Access the latest news, analysis and trends impacting your business.
Explore our insights by topic:
Additional Broadridge resource:
View our Contact Us page for additional information.
Your sales rep submission has been received. One of our sales representatives will contact you soon.
They say there’s no such thing as a free lunch. That axiom may be even truer today.
The recent trend toward level-fee advisory services has only served to increase scrutiny, as regulators seek to understand how advisors can simply walk away from the revenue historically generated from commissions. Not coincidentally, non-cash compensation is increasingly under the microscope.
Intermediaries who operate as fiduciaries under the best interest contract exemption (BICE) must disclose all fees and non-cash compensation to retirement investors. Non-cash compensation is typically paid by asset managers in the form of meals, entertainment, travel and lodging as well as gifts, prizes and other awards. Regulators are seeking to uncover whether and to what extent non-cash compensation creates a conflict of interest.
Heavier regulatory scrutiny presents new challenges.
The focus on non-cash compensation is making life more difficult for broker-dealers and advisors in the following ways:
Fines. Several prominent financial institutions are receiving inquiries directly related to their supervision of non-cash compensation. The threat of regulatory enforcement has instilled a sense of urgency regarding enhancing the performance, transparency and efficacy of their systems and procedures for non-cash compensation.
Public relations. In the last two decades, public outcry over payments made to doctors by pharmaceutical companies has increased scrutiny in the medical services industry. In response to public pressure, the Affordable Care Act (ACA) requires pharmaceutical companies to disclose all payments (non-cash and cash) made to doctors so that researchers can better understand the effects of these financial relationships. There is, however, an important difference between the two industries: doctors have an effective practice monopoly.
Advisors are not similarly insulated. Robo-advising and self-service platforms already threaten to upend the wealth management industry. If public perception (however unwarranted) is that advisors are getting “kickbacks” from asset managers while at the same time claiming not to receive “commission,” it might further incentivize investors to look for alternatives.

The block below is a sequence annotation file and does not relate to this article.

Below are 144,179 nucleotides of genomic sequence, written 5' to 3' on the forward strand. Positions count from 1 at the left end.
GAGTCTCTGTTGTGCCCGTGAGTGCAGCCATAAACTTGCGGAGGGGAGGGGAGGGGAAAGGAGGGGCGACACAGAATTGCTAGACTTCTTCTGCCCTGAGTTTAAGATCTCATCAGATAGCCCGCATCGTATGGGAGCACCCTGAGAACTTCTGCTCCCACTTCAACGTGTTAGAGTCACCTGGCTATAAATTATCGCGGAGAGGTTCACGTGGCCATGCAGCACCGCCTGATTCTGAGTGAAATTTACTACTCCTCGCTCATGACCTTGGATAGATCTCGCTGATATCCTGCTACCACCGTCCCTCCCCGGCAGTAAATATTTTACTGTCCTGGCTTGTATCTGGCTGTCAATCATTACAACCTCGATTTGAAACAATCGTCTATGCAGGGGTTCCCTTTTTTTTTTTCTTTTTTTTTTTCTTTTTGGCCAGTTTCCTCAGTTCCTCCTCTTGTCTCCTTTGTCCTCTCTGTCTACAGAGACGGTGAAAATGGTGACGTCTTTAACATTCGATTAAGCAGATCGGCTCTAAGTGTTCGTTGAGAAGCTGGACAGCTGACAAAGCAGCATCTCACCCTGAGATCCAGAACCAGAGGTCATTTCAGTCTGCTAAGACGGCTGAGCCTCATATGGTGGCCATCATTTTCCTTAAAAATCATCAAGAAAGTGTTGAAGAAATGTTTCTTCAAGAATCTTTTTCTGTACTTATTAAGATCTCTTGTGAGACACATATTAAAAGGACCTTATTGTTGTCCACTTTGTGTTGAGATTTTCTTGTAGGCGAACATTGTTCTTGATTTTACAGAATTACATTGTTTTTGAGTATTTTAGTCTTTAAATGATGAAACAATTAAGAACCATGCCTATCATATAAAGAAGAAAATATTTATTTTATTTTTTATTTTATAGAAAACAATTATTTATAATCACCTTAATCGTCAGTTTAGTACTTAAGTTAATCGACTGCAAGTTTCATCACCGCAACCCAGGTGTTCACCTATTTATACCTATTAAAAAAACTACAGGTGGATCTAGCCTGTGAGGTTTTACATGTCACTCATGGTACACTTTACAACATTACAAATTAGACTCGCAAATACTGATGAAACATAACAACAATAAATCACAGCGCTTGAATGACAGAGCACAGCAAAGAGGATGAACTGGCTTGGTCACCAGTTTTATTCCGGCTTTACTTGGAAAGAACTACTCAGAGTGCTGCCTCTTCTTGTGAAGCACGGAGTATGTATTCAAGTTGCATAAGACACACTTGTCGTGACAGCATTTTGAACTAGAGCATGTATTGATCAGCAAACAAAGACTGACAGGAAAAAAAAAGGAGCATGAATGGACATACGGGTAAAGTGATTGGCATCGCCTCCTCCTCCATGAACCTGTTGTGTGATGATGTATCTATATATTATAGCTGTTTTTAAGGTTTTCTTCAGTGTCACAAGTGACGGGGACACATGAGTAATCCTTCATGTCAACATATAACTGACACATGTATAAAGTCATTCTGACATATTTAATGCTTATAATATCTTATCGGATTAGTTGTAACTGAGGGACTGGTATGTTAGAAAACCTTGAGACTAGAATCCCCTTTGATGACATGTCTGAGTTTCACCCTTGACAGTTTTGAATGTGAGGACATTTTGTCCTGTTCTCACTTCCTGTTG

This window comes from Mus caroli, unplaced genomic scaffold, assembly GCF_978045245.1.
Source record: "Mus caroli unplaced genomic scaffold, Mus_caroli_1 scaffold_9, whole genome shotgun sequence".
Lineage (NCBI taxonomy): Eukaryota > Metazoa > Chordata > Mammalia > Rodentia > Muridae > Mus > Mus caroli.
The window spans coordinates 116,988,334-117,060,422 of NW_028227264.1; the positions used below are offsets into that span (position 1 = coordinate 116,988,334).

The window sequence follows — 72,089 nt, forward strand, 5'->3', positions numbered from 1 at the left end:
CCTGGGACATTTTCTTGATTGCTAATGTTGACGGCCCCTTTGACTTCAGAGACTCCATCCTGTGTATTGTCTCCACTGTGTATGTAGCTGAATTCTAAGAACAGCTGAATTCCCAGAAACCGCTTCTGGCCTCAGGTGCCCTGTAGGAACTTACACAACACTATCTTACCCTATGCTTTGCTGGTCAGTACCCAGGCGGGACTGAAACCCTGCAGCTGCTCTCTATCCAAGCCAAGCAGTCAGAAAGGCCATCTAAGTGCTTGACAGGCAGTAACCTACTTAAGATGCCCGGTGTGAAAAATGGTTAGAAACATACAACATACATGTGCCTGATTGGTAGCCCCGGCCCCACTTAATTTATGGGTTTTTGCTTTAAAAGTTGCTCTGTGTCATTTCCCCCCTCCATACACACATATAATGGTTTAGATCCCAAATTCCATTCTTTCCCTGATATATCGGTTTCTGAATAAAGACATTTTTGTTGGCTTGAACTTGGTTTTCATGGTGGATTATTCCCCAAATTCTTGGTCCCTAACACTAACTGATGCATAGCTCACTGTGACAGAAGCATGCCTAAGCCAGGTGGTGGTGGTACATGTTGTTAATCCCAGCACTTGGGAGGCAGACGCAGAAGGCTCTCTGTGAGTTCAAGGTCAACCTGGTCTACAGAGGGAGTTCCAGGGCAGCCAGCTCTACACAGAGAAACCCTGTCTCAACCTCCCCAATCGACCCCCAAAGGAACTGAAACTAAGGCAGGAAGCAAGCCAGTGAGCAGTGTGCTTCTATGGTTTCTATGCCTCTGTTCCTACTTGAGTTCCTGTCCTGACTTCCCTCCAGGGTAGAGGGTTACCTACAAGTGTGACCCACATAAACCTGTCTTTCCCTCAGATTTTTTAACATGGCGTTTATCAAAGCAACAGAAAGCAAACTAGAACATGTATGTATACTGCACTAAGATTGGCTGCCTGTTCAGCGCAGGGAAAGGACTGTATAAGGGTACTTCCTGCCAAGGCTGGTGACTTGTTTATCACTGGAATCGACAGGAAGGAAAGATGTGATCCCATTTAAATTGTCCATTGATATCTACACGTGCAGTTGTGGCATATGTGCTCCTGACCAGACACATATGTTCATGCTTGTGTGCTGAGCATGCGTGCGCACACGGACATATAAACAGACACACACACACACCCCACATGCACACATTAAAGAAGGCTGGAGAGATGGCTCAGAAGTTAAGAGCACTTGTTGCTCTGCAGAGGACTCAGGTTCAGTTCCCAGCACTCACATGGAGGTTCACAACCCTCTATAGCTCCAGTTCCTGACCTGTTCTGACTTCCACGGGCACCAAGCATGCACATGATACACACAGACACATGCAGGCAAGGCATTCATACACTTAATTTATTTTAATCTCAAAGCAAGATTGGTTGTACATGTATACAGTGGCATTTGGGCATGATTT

Given the turbulence across the industry, and the precarious position of advisors, broker-dealers must be especially proactive. In particular, broker-dealers will have to be very cautious moving forward with messaging around this issue. It will take creativity and finesse to find ways to disclose non-cash compensation in a way that accurately characterizes the practice but doesn’t alienate investors.
Inhibited productivity. Finally, broker-dealers are struggling to find ways to comply with the new rules without disrupting current sales and administrative practices. Currently, advisors must manually document all forms of non-cash compensation, which involves collecting and archiving paper receipts as well as all communications with asset managers. Compounding matters, advisors can’t always accurately appraise the value of certain benefits (e.g. how do you value a training seminar?). Needless to say, the process is often painstaking and takes too much time away from client service and business acquisition activities.
In an effort to alleviate these challenges, some broker-dealers are encouraging advisors to avoid non-cash compensation as much as possible. Unfortunately, avoidance might initiate its own set of problems. Currently, many advisors rely on relationships with asset managers for continuing education. Asset managers will typically cover travel and lodging expenses associated with attending informational seminar sessions. Without these opportunities to learn about new products and stay abreast of market trends, advisors will not be able to serve clients as effectively.
What’s next for the industry?
The goals for the industry remain straightforward. Broker-dealers need to find better ways to:
Right now, engineers at Broadridge are working to develop an industry utility that plugs into both the asset-management side and the broker-dealer side. The goal is to preserve these valuable relationships while at the same time efficiently tracking non-cash compensation between them. We imagine an industry utility similar to that which is currently employed in the pharmaceutical industry. The ACA requires pharmaceutical companies to document all forms of compensation paid to doctors using a tool called open payments, which is run by centers for Medicare and Medicaid services. That tool, however, only allows input from pharmaceutical representatives.
For the financial advice industry, we imagine a different arrangement would be more prudent. Asset managers would input non-cash compensation information into a shared utility, which would then push a notification to the advisor. From there, the advisor would simply confirm (or ask for a revision). In this respect, both parties can seamlessly maintain precise records, documenting each event, the purpose of the event, along with who attended and the approximate cash value.
We believe this arrangement is most advantageous to advisors, who will see a significantly streamlined workflow around non-cash compensation. Most of the onus for initial documentation will be placed on the asset-management side, where receipts are more readily accessible.
Our work with both asset managers and advisors has made clear the need for a shared utility. Only a shared utility can leverage the scale necessary to link all relevant parties in the industry. And only a shared utility will help preserve the confidence of investors.